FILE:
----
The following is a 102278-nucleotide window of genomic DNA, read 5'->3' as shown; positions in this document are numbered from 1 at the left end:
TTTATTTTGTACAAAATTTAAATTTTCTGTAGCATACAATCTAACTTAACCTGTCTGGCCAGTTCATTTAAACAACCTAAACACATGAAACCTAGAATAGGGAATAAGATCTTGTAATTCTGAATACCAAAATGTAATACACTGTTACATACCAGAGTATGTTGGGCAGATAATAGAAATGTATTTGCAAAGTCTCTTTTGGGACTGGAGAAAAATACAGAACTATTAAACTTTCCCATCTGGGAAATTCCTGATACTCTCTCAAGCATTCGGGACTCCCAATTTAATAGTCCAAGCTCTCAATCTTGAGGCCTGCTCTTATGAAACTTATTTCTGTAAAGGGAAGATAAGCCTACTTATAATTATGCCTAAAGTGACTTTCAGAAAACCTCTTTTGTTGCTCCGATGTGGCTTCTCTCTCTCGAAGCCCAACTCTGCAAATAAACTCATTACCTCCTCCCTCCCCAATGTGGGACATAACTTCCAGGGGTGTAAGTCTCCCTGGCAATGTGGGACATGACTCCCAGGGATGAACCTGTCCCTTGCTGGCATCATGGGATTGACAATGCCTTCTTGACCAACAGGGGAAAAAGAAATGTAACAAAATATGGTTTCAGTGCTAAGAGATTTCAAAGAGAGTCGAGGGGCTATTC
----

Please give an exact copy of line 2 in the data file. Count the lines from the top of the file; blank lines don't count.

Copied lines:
TTTATTTTGTACAAAATTTAAATTTTCTGTAGCATACAATCTAACTTAACCTGTCTGGCCAGTTCATTTAAACAACCTAAACACATGAAACCTAGAATAGGGAATAAGATCTTGTAATTCTGAATACCAAAATGTAATACACTGTTACATACCAGAGTATGTTGGGCAGATAATAGAAATGTATTTGCAAAGTCTCTTTTGGGACTGGAGAAAAATACAGAACTATTAAACTTTCCCATCTGGGAAATTCCTGATACTCTCTCAAGCATTCGGGACTCCCAATTTAATAGTCCAAGCTCTCAATCTTGAGGCCTGCTCTTATGAAACTTATTTCTGTAAAGGGAAGATAAGCCTACTTATAATTATGCCTAAAGTGACTTTCAGAAAACCTCTTTTGTTGCTCCGATGTGGCTTCTCTCTCTCGAAGCCCAACTCTGCAAATAAACTCATTACCTCCTCCCTCCCCAATGTGGGACATAACTTCCAGGGGTGTAAGTCTCCCTGGCAATGTGGGACATGACTCCCAGGGATGAACCTGTCCCTTGCTGGCATCATGGGATTGACAATGCCTTCTTGACCAACAGGGGAAAAAGAAATGTAACAAAATATGGTTTCAGTGCTAAGAGATTTCAAAGAGAGTCGAGGGGCTATTC